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What Canadian fans can expect from Google’s newly launched Play Music

The Google logo is pictured at a store in Hialeah, Fla.

Alan Diaz/THE CANADIAN PRESS

Please allow Google Play Music to introduce itself.

At a Toronto press conference this morning, preceded by the blaring of the Rolling Stones' Sympathy for the Devil, it was announced that Google's online music service would finally be available in Canada, beginning May 5, at noon.

Google Play was launched in the United States on Nov 16, 2011.

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Comprised of a variety of synchable functions (a personal "music locker" cloud storage capacity of 20,000 songs, a music store, personalized and interactive "radio stations" and a subscription-based streaming service), the Google Play package joins streaming services Rdio, Songza and Slacker in Canada, where copyright laws are more problematic than in the United States. There, Spotify, Pandora, iTunes Radio, Google Play and the new Beats Music compete for ears.

"The licensing is not so straight forward in Canada," Zahavah Levine told The Globe and Mail, when asked about the holdup. "It's not just that it is complicated, it's that some of our features have never been licensed before for this territory."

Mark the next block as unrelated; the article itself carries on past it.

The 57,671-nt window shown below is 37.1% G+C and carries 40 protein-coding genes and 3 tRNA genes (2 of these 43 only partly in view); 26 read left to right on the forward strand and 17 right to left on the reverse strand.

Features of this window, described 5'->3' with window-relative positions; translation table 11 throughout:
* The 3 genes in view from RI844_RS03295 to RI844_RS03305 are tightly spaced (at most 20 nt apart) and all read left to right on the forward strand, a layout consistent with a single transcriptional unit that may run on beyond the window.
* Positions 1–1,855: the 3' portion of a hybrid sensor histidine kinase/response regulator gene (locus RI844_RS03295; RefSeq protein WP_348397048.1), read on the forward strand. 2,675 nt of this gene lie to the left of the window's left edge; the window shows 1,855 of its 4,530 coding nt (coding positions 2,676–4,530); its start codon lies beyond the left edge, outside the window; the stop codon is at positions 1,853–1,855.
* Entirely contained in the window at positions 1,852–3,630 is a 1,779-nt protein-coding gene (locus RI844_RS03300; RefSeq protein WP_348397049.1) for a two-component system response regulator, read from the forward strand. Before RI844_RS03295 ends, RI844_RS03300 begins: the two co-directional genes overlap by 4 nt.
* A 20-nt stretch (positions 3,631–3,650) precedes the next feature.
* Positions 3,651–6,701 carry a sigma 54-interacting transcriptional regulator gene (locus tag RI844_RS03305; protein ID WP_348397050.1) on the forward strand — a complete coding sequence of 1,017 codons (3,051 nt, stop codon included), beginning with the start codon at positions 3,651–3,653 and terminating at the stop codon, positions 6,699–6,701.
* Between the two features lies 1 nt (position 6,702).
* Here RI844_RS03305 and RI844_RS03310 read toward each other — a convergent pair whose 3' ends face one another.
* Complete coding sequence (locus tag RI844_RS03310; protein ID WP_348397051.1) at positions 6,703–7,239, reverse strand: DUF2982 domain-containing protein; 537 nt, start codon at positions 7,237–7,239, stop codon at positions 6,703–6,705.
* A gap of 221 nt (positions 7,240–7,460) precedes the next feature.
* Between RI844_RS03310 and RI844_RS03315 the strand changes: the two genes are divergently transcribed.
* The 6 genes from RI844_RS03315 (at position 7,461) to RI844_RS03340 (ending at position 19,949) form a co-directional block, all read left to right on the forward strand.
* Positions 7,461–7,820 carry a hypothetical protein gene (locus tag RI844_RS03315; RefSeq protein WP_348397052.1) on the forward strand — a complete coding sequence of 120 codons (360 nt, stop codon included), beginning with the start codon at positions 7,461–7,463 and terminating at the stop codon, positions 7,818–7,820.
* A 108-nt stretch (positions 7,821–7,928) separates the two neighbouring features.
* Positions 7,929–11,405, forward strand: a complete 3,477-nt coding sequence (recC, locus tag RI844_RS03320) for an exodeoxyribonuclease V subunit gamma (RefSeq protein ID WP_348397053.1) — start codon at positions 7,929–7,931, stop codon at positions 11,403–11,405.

The digital media veteran Levine is the director of global content partnerships for Google Play. The new features she mentioned involve a free music locker into which users can freely import up to 20,000 songs from their own collections. Another new function involves the limited sharing of tracks among Google Plus users.

The announcement comes on the eve of Canadian Music Week (May 6 to 10), a five-day event of concerts, showcases and conferences spread across Toronto's downtown venues.

Google Play's subscription service involves a monthly fee of $9.99, a toll which enables unlimited access to some 25-million songs, from all major labels and "thousands" of independent labels.

The service is usable through any Android or iOS device, or via the Web at play.google.com.

Asked about profitability projections, Levine declined to speculate. "I don't think we're going to talk about that. We're really focused on having a great experience for our users right now."

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About the Author

Brad Wheeler is an arts reporter with The Globe and Mail. More

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